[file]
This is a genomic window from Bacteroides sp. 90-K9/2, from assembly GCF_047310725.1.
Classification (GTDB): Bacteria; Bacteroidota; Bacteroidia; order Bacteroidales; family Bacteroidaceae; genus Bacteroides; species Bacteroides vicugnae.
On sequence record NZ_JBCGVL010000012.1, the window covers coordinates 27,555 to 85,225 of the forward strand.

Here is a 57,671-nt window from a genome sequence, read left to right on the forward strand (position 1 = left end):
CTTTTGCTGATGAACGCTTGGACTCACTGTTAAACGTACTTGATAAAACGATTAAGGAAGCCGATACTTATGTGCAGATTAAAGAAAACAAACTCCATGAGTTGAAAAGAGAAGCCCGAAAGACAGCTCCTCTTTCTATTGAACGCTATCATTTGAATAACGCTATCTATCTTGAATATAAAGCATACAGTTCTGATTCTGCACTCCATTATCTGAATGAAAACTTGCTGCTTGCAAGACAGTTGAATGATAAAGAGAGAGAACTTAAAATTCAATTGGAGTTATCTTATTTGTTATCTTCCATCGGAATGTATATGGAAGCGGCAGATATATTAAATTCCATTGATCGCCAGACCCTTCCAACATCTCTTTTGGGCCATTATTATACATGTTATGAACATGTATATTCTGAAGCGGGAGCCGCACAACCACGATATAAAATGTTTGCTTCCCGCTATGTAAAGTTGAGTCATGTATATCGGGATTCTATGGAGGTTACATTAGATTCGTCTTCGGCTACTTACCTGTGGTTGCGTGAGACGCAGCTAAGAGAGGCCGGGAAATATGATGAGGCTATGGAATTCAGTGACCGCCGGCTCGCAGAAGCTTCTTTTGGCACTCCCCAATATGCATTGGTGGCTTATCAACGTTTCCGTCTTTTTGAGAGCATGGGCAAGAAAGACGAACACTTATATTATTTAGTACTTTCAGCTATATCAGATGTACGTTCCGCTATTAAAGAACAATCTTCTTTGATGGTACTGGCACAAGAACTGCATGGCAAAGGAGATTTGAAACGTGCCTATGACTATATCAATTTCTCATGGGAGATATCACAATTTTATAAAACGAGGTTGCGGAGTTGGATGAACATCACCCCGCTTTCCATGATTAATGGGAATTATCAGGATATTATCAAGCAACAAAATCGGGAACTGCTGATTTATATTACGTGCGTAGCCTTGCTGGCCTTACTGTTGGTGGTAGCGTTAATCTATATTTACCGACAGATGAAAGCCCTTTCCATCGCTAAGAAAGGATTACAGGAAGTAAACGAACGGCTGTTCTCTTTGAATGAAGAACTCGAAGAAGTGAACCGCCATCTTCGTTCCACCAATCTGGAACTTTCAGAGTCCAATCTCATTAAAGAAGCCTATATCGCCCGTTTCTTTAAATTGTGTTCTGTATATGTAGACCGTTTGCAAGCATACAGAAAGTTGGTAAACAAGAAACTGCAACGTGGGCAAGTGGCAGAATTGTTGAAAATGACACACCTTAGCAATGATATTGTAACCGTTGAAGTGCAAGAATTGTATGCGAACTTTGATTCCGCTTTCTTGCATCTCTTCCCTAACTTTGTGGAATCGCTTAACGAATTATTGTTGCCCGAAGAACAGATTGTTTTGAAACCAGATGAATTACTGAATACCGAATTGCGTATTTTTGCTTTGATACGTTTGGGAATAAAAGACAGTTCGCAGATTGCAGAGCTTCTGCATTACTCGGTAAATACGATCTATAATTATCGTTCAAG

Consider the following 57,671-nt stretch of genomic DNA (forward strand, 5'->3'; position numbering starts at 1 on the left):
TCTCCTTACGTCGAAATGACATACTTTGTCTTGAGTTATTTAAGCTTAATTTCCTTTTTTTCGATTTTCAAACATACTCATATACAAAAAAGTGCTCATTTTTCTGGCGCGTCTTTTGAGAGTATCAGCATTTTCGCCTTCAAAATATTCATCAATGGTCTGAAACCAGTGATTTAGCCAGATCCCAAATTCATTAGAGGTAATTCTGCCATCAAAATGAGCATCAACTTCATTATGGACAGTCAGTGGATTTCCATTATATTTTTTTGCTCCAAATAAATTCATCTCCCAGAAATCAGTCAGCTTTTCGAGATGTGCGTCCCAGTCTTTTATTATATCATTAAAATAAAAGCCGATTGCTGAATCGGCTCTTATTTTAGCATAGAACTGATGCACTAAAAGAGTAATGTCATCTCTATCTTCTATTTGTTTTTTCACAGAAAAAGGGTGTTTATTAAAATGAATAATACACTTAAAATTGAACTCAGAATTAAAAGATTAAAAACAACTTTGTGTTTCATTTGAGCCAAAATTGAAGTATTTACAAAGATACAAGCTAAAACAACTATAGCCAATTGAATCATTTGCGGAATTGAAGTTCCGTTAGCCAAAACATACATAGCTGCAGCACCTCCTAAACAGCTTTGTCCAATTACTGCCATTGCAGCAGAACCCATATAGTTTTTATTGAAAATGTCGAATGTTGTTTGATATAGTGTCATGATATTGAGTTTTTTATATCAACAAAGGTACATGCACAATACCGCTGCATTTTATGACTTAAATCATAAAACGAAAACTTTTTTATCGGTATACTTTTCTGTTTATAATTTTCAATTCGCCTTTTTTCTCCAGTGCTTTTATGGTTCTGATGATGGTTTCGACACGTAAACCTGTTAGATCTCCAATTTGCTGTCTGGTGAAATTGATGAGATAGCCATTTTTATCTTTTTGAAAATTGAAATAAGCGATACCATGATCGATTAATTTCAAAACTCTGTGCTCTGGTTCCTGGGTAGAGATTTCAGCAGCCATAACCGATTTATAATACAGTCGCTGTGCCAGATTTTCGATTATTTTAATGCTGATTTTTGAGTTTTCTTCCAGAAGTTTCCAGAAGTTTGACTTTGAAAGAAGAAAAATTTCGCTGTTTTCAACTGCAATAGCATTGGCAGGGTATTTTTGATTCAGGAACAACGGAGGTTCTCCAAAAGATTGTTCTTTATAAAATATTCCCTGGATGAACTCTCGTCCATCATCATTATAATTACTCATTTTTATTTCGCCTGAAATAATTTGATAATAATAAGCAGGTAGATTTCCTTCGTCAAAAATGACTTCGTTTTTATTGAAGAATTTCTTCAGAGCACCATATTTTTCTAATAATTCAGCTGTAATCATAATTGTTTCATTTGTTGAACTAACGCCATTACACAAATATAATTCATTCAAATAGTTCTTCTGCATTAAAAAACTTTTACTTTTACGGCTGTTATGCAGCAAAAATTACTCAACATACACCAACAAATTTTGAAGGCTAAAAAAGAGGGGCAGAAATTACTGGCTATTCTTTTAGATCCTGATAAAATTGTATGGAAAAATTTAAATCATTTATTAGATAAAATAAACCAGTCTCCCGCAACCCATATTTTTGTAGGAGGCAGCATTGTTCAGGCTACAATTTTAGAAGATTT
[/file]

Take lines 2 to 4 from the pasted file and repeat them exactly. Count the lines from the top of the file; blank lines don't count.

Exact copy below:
Classification (GTDB): Bacteria; Bacteroidota; Bacteroidia; order Bacteroidales; family Bacteroidaceae; genus Bacteroides; species Bacteroides vicugnae.
On sequence record NZ_JBCGVL010000012.1, the window covers coordinates 27,555 to 85,225 of the forward strand.

Here is a 57,671-nt window from a genome sequence, read left to right on the forward strand (position 1 = left end):